This year, the General Assembly passed sweeping changes to the state’s mental health care system.
HB 1013 was passed with a 54-0 vote in the Senate and a 166-0 vote in the House.
"Hope won," said House Speaker David Ralston, who led the measure. He said this to the House as members gave him a standing ovation after the vote. "Countless Georgians will know that we have heard their despair and frustration. We have set Georgia on a path to lifting up and reforming a failed mental health care system."
Georgia ranks 48th or 49th, depending on how you measure it, in the arena of mental health.
The Senate made changes to the House’s original measure, including slightly weakening language aimed at enforcing federal requirements that health insurers provide the same level of benefits for mental health disorders and addiction as they do for physical illness.
Ralston was very blunt. His message to insurers was, "Do the right thing, play by the law when it takes effect July 1.”
The compromise keeps the current standard for a police officer involuntarily committing someone into treatment, providing the person must show an "imminent" risk of harm to themselves or others. However, new language allows an officer to take someone to an emergency facility to be evaluated after getting permission from a physician.
The bill will provide support to those struggling with addiction, depression and other mental health issues.
The measure still requires that at least 85 percent of money in public-funded insurance programs goes to patient care.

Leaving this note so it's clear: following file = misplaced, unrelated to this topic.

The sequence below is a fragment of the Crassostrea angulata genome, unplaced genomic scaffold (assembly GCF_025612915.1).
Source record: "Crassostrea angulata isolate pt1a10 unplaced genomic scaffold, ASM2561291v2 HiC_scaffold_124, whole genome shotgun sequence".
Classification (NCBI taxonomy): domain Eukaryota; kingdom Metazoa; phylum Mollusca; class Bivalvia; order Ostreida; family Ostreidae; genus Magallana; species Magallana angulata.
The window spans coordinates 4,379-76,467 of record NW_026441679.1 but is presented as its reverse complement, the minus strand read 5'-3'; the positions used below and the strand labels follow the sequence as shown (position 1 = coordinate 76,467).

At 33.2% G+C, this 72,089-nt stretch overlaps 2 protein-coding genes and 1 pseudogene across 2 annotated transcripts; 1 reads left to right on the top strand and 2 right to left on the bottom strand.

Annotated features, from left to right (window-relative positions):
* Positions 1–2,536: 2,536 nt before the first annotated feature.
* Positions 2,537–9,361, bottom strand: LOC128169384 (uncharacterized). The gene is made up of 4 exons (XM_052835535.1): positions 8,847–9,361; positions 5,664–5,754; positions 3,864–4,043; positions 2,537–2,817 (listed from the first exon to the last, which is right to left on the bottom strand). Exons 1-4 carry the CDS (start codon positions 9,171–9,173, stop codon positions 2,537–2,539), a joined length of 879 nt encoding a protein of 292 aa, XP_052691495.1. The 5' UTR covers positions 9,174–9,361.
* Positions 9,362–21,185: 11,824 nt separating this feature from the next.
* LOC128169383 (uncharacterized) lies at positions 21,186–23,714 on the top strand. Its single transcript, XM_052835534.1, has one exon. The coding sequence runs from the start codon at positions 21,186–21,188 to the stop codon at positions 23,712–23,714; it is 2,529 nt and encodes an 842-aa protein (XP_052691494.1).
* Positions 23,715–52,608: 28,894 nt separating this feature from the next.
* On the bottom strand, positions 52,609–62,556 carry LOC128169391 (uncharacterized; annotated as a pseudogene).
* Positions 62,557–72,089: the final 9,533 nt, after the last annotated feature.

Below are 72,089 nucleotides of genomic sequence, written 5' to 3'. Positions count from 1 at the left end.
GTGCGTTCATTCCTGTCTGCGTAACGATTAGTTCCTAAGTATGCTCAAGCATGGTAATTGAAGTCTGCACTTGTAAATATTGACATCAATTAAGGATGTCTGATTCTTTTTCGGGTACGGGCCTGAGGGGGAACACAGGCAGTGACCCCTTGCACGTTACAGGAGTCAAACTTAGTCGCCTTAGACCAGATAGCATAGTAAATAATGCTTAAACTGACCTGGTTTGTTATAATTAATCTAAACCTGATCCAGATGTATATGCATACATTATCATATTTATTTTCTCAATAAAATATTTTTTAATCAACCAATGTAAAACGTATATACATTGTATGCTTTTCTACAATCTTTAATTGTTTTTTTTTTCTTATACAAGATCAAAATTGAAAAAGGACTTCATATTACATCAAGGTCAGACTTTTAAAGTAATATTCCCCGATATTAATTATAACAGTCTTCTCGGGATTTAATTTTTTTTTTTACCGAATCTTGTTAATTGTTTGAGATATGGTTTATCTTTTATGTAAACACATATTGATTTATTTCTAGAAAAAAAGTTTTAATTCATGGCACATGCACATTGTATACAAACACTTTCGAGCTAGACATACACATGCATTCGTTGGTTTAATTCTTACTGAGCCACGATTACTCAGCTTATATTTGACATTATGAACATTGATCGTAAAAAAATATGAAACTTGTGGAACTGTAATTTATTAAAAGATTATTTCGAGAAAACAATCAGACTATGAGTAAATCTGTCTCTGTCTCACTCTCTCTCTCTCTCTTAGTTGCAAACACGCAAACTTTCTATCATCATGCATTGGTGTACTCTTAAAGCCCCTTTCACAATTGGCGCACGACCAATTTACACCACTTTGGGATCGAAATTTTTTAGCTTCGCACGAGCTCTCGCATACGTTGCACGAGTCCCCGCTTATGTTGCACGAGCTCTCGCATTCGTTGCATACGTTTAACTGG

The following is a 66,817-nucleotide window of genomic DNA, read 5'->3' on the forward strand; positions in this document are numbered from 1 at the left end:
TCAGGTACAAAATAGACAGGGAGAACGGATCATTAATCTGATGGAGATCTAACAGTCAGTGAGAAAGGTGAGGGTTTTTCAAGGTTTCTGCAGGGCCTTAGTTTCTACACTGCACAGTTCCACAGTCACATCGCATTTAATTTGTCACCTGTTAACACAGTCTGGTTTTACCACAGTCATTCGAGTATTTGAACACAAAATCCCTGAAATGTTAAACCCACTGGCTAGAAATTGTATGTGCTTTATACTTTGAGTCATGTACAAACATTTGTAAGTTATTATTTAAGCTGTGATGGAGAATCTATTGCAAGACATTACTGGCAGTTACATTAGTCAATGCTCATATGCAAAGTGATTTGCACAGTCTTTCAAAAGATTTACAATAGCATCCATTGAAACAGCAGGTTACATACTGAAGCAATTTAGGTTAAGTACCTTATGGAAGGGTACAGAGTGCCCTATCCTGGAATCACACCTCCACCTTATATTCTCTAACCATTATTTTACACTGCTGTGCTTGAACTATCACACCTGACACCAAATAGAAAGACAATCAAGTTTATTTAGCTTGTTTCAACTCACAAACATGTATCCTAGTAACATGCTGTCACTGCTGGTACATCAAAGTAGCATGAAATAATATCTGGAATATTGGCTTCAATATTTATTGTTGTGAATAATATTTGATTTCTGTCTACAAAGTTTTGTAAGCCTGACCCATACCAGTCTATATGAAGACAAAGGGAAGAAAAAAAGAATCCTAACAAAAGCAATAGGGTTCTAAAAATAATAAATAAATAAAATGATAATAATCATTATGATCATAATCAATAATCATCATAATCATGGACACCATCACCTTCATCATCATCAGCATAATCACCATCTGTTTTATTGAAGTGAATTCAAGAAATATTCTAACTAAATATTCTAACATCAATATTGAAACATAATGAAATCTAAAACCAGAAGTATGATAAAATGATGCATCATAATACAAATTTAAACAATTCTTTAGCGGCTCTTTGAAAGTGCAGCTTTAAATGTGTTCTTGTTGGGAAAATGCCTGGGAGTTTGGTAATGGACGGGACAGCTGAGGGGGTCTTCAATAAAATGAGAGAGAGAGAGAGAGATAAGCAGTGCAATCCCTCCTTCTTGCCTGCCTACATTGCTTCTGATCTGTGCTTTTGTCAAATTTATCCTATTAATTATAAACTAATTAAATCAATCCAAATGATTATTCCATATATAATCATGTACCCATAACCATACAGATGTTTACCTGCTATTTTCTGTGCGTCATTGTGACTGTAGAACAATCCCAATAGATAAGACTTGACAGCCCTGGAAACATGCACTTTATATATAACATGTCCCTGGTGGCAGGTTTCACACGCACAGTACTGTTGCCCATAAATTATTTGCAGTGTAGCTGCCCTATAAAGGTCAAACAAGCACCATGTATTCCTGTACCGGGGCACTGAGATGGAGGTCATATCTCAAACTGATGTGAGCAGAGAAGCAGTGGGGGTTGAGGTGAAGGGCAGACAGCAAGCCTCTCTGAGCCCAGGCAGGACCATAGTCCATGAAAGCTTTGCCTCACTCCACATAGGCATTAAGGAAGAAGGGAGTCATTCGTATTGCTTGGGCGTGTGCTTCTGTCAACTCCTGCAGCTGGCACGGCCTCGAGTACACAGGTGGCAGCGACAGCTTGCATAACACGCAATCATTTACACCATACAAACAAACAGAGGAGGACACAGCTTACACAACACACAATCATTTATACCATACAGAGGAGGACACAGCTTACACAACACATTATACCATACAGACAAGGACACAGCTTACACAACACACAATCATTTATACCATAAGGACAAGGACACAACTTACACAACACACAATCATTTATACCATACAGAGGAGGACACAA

.The painful aspect of the changes under the bill will be an increase in state spending. One provision aimed at boosting the state’s mental health workforce would forgive loans for people studying to become mental health professionals. Funding will be one obligation that the state has to maintain in the future.
House Bill 1013 doesn’t solve our mental health crisis. Many parts of this bill require long-term investment in the years to come.
However, untreated addiction, poor mental health, and depression cost our state millions of dollars a year.
HB 1013 will also improve existing tools aimed at keeping people with mental health and substance abuse problems out of jail. A grant program would help identify people who should be in treatment.
Another new law, SB 403, would require the state’s 23 community service boards, which are local mental health agencies, to provide co-responders to any local law enforcement agency that wants them.
These services are currently available in six or seven jurisdictions statewide. In Athens-Clarke County, the share of people being arrested by police responding to mental health calls fell from 90 percent to 10 percent after such a program was in place. Less arrests of mentally ill citizens equals less danger to our police officers.
Even though I am a fiscal conservative, I have friends and know many honorable people in the insurance industry, and the above legislation is simply needed. Many Georgians will have to make sacrifices in order for the provisions in the law to work.
However, there are three truths that these measures address:
1. As a staunch defender of the 2nd Amendment, I would never support legislation that infringed on this Constitutional right. These new laws will not create a pathway to taking away guns of people diagnosed with mental illness;
2. Law enforcement officers protect our community. They should never face an increase in danger; and
3. Jails are not meant to be mental health institutions. Sheriffs throughout the state overwhelming agree.
Thank you for your courage, Speaker Ralston. You are a true public servant.
Jason Swindle is a criminal defense attorney and serves the Coweta Judicial Circuit on the Board of Governors for the State Bar of Georgia.